YouTube has also been a source of industry-specific content. We have reached out directly to the owners of content and asked to use on our publically viewable wall. No one has asked for reimbursement other than recognition yet.
Also, our tenants are often running specials, promoting unique items, or hosting social media contests. More and more of the content developed for their program fits well into a HD video stream. Since we have shared revenue agreements in place, we decided to make our tenants aware of our willingness to include their quality messaging on our network on occasion (subject to time availability).
Finally, for the content that we do have pay to produce, we obtain quotes, or bid the work locally. Prices can vary significantly between production shops, and we have that the simplest way to save on production costs is comparing prices.
I would argue that the initial content is VERY DIFFICULT to create (and frequently done poorly). The content for a network must follow a specifically defined strategy. What follows week after week or month after month will/should play off the content of the initial launch. Do the launch wrong, and you turn off (or display irrelevance) to the target, your customer base. Once they've tuned you out — and they will do so quickly — it will be very hard to get them to pay attention in the future.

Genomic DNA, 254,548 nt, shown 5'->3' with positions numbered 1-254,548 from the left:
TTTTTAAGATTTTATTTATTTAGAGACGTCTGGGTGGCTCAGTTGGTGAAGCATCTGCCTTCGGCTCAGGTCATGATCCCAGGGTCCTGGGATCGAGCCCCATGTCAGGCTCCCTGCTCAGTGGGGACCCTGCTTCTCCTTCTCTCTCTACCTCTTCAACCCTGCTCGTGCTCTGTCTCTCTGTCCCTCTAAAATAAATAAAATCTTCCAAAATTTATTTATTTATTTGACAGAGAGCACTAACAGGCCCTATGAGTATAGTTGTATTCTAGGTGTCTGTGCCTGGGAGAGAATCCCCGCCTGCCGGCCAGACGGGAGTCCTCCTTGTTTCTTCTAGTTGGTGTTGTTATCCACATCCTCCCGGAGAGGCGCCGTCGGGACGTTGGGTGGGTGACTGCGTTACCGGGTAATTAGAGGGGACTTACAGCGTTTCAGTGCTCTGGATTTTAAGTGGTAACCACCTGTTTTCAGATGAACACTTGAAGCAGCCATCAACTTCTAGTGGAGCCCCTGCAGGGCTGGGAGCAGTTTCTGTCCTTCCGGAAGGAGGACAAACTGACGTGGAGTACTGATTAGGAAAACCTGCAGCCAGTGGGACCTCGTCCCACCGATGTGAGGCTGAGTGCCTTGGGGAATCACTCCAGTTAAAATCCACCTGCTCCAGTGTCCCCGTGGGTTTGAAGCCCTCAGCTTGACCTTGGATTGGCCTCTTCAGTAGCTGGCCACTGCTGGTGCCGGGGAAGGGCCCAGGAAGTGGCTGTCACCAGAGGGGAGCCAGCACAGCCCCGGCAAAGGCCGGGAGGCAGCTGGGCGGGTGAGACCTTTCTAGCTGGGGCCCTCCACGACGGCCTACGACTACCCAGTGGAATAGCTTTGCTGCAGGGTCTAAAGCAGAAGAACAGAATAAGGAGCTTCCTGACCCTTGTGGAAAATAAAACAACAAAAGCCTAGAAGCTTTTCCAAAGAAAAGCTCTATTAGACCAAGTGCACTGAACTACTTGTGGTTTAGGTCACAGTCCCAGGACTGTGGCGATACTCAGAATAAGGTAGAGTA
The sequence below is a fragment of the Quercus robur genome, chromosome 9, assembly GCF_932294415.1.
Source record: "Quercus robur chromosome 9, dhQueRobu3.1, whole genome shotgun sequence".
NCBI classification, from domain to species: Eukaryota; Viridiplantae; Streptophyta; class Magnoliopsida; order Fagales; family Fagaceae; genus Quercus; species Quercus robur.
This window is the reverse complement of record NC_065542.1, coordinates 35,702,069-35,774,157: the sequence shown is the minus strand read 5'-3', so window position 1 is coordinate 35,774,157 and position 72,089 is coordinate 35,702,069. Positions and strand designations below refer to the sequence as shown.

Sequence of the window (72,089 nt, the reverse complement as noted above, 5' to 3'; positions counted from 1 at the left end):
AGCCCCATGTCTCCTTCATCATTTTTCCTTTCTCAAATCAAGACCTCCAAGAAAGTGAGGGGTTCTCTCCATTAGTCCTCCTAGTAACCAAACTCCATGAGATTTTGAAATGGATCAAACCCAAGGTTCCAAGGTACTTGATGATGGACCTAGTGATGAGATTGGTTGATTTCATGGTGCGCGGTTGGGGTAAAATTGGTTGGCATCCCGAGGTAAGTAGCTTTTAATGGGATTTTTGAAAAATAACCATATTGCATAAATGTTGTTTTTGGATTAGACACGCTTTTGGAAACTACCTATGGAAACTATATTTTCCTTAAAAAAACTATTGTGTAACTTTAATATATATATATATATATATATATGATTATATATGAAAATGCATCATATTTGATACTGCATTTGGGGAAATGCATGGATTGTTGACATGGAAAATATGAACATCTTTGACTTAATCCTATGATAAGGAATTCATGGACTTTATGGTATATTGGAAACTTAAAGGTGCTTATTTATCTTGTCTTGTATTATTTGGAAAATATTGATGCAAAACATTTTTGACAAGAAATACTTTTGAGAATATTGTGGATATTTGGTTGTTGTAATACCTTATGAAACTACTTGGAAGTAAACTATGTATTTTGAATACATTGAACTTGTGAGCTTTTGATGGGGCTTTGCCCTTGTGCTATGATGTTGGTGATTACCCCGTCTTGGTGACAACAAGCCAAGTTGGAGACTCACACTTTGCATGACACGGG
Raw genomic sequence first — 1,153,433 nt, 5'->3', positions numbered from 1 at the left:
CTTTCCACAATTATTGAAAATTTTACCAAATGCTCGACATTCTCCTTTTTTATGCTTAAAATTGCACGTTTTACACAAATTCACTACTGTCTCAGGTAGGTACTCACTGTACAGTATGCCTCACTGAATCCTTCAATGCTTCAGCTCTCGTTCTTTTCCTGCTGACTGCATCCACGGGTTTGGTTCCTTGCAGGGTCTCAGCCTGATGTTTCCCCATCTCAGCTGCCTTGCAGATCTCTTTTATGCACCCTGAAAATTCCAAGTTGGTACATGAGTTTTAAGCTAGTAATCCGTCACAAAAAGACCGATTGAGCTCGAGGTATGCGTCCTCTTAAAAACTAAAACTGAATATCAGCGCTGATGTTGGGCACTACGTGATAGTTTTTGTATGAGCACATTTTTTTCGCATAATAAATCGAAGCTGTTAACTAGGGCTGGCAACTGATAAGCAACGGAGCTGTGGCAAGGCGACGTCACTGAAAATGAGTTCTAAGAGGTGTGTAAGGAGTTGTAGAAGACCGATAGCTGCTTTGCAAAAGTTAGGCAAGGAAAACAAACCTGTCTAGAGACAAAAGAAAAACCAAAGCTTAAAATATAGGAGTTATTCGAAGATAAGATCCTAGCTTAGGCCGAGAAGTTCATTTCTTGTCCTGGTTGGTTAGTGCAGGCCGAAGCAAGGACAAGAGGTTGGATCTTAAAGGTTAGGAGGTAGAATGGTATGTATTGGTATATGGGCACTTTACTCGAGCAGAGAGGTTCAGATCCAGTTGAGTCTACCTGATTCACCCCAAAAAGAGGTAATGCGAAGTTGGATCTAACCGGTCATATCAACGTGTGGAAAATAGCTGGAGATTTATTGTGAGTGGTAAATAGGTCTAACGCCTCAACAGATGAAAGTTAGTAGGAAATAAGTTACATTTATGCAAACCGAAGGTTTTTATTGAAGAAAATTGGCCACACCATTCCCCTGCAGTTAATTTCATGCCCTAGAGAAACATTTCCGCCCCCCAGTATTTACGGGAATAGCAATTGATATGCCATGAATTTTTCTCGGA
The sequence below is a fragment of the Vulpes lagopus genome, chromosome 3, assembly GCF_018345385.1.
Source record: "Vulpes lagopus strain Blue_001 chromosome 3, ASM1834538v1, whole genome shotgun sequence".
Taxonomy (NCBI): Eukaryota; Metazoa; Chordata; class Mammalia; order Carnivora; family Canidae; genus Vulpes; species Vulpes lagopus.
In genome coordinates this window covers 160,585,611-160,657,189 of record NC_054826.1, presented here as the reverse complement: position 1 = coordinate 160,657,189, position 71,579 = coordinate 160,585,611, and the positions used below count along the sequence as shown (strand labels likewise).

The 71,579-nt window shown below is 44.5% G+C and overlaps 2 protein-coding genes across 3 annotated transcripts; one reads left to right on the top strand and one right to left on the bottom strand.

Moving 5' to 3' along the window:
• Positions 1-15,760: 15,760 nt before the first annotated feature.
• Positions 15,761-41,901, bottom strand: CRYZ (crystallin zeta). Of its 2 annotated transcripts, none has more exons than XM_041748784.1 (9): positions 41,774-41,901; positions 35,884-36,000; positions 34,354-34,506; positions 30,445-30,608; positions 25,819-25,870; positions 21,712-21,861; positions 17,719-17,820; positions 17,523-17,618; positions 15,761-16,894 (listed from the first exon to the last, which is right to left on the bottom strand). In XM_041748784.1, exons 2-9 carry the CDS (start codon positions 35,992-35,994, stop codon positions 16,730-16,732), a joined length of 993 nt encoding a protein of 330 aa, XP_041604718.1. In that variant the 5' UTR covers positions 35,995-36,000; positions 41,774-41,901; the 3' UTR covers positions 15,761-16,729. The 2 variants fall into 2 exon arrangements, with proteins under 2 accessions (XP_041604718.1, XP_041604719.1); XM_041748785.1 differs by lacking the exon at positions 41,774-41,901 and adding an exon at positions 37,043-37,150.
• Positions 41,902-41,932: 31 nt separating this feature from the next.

Spend the time and effort to properly define your strategy. Understand what tactics (content) will deliver on that strategy for the first six months to a year. Map it out, including an estimate on the frequency change must occur. Determine where the content will come from (e.g. — an internal production team, an advertising agency, a content provider). Will it be pick up B-roll, graphic inserts, animation, new shoots, computer graphics, etc.? Understand what demands this will put on your staff, your outside source and your budget (the dollars are too often ignored until it is too late).